Industry fund AustralianSuper has signalled its intention to further its collaboration with external financial planning groups as it moves to a holistic wealth management mindset in the future.
Having dabbled in partnerships with external advice groups such as Matrix Planning Solutions and NAB-aligned Godfrey Pembroke, AustralianSuper general manager of operations Shawn Blackmore says the industry fund is on the hunt for more collaborative opportunities.
“I think there is definitely greater opportunity for advisers – what we have traditionally called ‘external advisers’ – to work together with industry funds,” Mr Blackmore told the 13th annual Wraps, Platforms and Masterfunds conference in the Hunter Valley last week.
“There is technology available that breaks down barriers – we can have model portfolios, we can have advisers deduct fees from members’ account balances to pay for services – and our referral panel is looking at these opportunities currently.”
Mr Blackmore said that is has taken a long time for industry funds to bury the hatchet and develop prosperous relationships with retail advisers – sometimes “learning the hard way” – but that consumers are demanding a collaborative approach.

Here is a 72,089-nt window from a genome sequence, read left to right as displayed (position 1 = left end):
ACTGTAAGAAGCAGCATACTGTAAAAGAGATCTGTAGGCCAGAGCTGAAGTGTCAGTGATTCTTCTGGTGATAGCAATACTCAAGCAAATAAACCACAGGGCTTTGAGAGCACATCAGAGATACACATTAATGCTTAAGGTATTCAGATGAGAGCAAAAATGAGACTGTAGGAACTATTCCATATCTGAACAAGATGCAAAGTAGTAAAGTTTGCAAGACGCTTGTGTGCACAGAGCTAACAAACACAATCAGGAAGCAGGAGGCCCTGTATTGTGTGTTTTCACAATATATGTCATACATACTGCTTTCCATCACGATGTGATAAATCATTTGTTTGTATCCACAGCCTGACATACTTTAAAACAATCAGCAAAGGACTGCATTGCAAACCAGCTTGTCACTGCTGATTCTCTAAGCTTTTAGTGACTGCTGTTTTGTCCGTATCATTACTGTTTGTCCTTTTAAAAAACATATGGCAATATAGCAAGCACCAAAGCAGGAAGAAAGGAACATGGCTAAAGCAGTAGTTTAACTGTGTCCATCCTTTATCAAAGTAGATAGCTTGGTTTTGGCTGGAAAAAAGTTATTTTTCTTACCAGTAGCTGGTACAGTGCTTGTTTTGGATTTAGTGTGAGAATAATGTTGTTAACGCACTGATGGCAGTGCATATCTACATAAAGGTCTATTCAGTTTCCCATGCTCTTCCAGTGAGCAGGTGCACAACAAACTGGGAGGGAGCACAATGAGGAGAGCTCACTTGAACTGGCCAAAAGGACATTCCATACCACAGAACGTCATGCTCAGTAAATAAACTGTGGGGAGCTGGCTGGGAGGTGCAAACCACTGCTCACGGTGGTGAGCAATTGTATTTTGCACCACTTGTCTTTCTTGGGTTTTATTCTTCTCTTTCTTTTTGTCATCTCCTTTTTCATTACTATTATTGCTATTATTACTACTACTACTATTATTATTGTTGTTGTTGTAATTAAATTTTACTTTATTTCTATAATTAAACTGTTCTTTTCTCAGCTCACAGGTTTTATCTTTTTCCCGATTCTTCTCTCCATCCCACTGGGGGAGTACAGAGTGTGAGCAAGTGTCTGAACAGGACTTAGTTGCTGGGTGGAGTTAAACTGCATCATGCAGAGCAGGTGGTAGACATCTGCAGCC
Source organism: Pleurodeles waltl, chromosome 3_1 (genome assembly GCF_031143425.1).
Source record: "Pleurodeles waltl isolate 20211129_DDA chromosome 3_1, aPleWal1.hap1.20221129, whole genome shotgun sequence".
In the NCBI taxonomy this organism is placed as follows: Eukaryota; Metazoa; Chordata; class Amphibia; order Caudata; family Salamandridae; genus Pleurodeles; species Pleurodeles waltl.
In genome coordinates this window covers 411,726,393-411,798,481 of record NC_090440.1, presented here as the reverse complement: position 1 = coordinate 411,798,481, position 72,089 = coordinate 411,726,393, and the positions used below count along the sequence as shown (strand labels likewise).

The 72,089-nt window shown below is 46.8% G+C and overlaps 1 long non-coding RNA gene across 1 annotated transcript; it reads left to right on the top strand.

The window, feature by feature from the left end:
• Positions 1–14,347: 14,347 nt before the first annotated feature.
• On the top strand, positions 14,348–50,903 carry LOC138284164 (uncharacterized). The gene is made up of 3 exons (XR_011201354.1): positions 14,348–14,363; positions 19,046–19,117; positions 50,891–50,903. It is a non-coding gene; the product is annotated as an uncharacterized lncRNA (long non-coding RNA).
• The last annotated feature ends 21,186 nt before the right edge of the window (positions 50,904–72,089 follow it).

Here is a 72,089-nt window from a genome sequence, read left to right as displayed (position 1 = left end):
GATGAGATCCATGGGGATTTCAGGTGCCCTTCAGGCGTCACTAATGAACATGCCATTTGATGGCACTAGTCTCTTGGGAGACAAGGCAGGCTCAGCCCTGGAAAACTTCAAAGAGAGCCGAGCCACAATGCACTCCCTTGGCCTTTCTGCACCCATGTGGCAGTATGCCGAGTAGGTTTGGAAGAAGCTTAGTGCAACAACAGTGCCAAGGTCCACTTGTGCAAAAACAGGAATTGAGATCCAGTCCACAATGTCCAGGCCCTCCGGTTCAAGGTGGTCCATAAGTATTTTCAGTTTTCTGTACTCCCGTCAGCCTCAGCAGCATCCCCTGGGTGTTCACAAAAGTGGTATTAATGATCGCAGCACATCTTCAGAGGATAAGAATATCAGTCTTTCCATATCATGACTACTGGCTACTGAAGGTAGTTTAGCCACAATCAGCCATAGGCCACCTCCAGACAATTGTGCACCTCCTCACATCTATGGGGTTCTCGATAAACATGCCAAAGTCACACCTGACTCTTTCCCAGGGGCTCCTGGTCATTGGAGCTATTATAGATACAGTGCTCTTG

“We are seeing a tidal wave of baby boomer members who need advice,” he said. “In order to maximise their retirement outcomes they need quality advice.”
The comments follow the establishment of a trial panel to discuss collaboration opportunities in 2011, with representatives of Matrix, Godfrey Pembroke, Dixon Advisory, Woods & Partners, Switzer Financial Planning and Paul Moran taking part in the trial.
At that time , AustralianSuper chief executive Ian Silk asked “is the war over?” pointing to the trial panel of external groups as evidence of a new strategy that is complimentary to its existing call centre advice services and intra-fund financial planning.
However, earlier this year the Industry Super Network issued a statement indicating financial planning is not a “true profession” and clients require more protection, while in June ISN acting chief executive Matthew Linden criticised financial advisers for allegedly leaving FOFA preparation to the “last minute”.
SUBSCRIBE TO THE IFA DAILY BULLETIN
- 16 Nov 2018Government sets $51m to pursue misconductBy Eliot Hastie
- 16 Nov 2018The financial advisers most people don’t read aboutBy James Mitchell
- 16 Nov 2018Clients expect advisers to understand their situationBy Eliot Hastie
- 16 Nov 2018Retirees hit hardest by franking credit changes, says FSCBy Sarah Simpkins
- 16 Nov 2018Trust in advice more important than everBy Stephanie Aikins
- 15 Nov 2018We’ll lose advisers through FASEA but it’s necessaryBy Adrian Flores
- view all